On a weekend where every meal was a grand affair in honor of my Great Aunt Anne’s 90th birthday, my immediate family had one opportunity to meet and catch up: Monday lunch. As is always the case, just getting together wasn’t enough. My father, my step-mom Jane, my brother Eric and I are all hardcore foodies, and which restaurant we ate at was serious, with two days of back-and-forth debate. My father finally chose a nouveau Cuban restaurant located behind Coral Gables High: Chispa. Under the leadership of founding chef Robbin Haas, Chispa has been featured in just about every food publication imaginable, from Food & Wine to Bon Appetit. Haas is gone now, but the food was still delicious, a great example of the high-end Latin food that’s proliferating Miami.
This stylish restaurant features several interesting design elements. “Chispa” is ingrained in brown leather in cursive on the bar wall, red art glass lamps sit on every table, and colorful Latin paintings line the walls.
Our server started us with mini silver pails of pinto bean and white bean salsa that added a flavorful, cooling touch to smoking hot round rolls.
There were six of us, including my brother’s wife Jamie and my old college friend, Brad. We split five appetizers.
Chorizo, manchego & potato empanadas (2 for $6.95) came studded with fennel seeds, with a side of cooling cole slaw. The empanadas were rich and flavorful, but not overly bready.
We also ate ”marinated shrimp on tostones & maduros” ($10.95). There were four fried medallions of banana, two ripe (maduros) and two unripe (tostones), each topped with a shrimp, a avocado and shredded white cheese. With a light avocado cream sauce, both varieties were delicious, though I preferred the maduros, which were buttery and silky. Tostones are harder and drier.
Brad ordered a bowl of seared shrimp fettuccine ($15.95) mixed with salty Serrano ham cuts, tomatoes, basil and olive oil. It was an interesting pasta preparation with a lot of shrimp and good flavor.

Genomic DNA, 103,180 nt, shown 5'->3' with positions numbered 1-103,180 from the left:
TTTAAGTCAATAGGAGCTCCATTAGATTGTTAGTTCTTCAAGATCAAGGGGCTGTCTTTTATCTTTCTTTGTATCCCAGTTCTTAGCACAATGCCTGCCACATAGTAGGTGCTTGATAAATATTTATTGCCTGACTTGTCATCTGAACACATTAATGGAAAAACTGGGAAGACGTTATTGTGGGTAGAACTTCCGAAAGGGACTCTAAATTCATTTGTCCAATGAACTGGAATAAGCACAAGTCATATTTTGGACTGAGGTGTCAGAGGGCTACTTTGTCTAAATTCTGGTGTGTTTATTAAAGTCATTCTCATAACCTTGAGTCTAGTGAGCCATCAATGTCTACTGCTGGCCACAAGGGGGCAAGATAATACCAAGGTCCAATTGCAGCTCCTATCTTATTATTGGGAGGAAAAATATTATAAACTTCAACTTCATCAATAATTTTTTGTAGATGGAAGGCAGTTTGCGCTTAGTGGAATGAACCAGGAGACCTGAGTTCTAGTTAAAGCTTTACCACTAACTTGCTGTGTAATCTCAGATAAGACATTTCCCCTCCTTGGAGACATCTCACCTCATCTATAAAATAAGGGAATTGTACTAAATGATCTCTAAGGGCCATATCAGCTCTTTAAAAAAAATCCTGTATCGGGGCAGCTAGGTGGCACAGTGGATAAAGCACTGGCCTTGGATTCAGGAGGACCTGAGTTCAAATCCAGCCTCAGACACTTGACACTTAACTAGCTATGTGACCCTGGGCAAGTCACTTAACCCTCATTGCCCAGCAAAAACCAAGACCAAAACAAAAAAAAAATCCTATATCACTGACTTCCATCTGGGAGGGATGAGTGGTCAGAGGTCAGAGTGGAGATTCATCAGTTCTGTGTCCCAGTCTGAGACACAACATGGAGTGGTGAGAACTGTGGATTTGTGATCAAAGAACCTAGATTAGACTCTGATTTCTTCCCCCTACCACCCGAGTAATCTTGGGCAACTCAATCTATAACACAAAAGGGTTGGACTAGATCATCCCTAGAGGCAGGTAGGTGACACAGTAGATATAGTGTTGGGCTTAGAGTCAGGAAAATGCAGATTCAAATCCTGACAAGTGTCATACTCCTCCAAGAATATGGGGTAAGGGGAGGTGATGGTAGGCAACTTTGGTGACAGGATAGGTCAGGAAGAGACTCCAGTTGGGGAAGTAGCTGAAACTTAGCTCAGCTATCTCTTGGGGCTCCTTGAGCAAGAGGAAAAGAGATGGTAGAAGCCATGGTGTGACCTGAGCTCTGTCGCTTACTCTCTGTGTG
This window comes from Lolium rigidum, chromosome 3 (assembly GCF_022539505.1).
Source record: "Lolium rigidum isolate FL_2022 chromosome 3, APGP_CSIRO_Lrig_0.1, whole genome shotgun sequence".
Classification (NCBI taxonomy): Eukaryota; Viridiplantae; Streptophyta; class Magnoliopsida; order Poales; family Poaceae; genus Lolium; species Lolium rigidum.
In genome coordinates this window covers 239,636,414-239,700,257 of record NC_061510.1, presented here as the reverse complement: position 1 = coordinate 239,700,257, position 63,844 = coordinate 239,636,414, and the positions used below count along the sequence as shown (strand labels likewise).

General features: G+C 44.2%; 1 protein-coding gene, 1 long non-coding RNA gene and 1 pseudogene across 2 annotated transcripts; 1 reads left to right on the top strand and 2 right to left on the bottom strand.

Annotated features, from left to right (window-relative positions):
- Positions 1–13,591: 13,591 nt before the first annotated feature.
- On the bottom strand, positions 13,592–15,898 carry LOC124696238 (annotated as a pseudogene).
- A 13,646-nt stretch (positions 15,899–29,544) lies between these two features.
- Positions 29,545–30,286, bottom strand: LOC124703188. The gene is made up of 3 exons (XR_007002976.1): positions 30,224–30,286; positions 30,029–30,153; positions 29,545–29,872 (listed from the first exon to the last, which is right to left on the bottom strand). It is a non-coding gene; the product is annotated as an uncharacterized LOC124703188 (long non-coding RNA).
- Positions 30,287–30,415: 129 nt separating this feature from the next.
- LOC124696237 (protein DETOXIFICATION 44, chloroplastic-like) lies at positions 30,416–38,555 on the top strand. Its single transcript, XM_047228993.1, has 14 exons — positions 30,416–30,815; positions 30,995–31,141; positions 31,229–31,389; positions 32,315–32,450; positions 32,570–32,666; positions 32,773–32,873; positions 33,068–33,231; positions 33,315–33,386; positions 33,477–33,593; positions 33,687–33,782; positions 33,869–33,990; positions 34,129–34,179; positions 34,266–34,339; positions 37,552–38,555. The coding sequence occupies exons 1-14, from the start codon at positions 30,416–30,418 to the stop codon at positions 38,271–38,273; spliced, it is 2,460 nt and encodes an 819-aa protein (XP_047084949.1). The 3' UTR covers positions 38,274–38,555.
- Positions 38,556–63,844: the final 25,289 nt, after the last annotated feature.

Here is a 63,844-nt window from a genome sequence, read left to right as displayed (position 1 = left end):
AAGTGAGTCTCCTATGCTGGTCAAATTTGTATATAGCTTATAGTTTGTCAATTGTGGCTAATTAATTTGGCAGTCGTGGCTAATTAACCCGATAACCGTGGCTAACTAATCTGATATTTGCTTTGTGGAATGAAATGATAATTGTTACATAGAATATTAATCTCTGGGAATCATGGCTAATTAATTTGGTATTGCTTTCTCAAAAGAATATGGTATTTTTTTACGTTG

I don’t know who Michelle is, but “Michelle’s chocolate cookie ice cream sandwich with brown sugar bananas & toasted pecans, guava & vanilla ice cream” ($7.95) was very interesting, and exceptionally good, with an architectural element. The long glass plate featured a base of squiggled chocolate sauce. The ice cream sandwich was a double-decker job, with three pecan-crusted chocolate wafers with alternate scoops of guava and vanilla ice cream in between. Spilling off the construction were sweet little chunks of brown sugar bananas and a puff of whipped cream. It was an inventive dessert, and delicious.
We topped off the meal with Cubanos and cafés con leche. [FYI: A Cubano is a cup with two espresso shots and sugar. A café con leche is coffee with milk.] In this case, a small pitcher of milk.
Chispa was a very good experience, but it became clear early on that it wasn’t going to be about a family spending quality time together. It was about us devouring almost every delicious dish on the menu, focusing more on passing plates and sharing bites than catching up on each other’s lives. Which is not to say it wasn’t fun. It was. We’ll just have to leave the catching up for another time.